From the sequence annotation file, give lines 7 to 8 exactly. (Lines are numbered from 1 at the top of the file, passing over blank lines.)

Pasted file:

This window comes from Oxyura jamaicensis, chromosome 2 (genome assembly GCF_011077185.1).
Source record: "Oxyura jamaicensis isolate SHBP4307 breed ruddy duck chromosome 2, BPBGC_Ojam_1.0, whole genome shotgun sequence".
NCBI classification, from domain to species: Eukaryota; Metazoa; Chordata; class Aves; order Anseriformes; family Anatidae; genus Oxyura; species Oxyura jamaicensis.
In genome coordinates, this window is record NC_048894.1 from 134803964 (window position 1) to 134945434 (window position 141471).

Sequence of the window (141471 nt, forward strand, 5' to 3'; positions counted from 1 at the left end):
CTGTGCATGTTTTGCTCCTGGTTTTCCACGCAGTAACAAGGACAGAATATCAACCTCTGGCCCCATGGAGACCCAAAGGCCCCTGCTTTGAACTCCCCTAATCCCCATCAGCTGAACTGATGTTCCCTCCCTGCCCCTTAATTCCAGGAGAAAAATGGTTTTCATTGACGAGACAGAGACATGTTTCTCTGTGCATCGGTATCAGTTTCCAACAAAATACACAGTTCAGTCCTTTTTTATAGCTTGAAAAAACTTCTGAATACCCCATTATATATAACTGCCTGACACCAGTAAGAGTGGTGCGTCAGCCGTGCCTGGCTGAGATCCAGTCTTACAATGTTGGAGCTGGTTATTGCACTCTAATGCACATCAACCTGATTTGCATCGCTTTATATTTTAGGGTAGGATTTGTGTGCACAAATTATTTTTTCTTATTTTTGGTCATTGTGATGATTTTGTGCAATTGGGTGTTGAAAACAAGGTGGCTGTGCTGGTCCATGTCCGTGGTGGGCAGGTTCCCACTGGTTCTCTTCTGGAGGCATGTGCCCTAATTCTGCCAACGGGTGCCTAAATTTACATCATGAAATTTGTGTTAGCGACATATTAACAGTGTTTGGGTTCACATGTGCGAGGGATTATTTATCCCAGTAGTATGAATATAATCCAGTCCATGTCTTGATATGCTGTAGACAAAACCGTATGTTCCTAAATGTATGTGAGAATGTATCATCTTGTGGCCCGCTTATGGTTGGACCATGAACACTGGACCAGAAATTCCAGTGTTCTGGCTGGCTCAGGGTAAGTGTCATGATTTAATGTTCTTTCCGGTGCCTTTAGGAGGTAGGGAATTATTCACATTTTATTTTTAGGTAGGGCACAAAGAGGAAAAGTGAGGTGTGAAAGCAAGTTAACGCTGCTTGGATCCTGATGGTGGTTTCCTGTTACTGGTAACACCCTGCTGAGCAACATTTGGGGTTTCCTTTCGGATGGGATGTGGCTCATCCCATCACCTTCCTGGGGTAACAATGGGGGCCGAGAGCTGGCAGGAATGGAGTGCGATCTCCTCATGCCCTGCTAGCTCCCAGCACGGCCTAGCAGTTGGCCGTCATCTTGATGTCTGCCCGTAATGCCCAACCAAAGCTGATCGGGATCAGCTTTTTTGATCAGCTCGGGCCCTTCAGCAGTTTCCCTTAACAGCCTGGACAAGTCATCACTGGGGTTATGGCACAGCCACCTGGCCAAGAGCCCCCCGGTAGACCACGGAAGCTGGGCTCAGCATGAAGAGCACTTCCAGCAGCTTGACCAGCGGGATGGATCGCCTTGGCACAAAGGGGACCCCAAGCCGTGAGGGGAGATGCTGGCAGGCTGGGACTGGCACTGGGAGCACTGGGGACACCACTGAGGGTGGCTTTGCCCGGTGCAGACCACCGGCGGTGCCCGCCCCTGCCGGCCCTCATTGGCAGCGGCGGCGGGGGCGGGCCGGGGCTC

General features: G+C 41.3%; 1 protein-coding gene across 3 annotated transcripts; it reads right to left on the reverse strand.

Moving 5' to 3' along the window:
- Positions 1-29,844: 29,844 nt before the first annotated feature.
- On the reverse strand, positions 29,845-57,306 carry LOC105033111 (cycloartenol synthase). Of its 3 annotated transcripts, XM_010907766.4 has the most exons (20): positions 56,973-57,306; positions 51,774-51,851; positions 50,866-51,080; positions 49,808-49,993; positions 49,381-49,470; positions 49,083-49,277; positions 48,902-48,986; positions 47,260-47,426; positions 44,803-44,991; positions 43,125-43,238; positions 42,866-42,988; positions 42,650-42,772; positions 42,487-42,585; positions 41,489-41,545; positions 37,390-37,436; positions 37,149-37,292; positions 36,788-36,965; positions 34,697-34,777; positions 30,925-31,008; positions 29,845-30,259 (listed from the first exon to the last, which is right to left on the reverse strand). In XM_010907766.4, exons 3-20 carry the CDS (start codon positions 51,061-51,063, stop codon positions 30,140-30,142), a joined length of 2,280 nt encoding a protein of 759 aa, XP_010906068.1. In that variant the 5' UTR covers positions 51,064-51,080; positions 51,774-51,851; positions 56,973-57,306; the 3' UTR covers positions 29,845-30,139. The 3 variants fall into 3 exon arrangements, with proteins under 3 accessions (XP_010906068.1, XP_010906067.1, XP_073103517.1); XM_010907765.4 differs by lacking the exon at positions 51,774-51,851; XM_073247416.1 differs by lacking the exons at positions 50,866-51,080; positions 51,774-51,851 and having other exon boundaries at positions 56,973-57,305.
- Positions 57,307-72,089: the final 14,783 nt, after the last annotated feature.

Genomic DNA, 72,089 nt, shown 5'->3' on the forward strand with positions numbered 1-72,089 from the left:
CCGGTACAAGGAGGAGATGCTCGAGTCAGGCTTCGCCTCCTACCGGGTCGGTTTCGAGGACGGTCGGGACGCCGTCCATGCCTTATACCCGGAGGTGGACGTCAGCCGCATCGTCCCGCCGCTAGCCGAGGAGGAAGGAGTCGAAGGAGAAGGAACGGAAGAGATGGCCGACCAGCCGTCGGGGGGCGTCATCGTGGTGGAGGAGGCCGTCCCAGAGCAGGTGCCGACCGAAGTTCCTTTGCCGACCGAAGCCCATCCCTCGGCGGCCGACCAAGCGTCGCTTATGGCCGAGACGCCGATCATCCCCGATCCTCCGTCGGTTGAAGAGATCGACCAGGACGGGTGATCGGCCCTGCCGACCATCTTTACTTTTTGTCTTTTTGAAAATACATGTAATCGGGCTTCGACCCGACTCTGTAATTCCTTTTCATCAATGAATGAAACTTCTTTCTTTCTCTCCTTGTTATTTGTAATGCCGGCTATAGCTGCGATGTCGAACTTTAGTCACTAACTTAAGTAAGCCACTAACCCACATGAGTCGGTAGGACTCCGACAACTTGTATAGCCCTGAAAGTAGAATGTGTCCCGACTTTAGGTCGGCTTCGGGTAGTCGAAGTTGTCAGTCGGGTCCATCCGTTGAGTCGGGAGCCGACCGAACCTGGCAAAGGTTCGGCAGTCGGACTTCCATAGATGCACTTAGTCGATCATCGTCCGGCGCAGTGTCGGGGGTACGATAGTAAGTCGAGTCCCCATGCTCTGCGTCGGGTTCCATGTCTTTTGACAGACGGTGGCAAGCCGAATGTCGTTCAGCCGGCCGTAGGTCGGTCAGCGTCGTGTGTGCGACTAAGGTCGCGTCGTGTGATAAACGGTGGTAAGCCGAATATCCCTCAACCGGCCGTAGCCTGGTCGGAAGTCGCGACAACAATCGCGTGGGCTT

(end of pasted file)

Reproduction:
General features: G+C 41.3%; 1 protein-coding gene across 3 annotated transcripts; it reads right to left on the reverse strand.

Moving 5' to 3' along the window: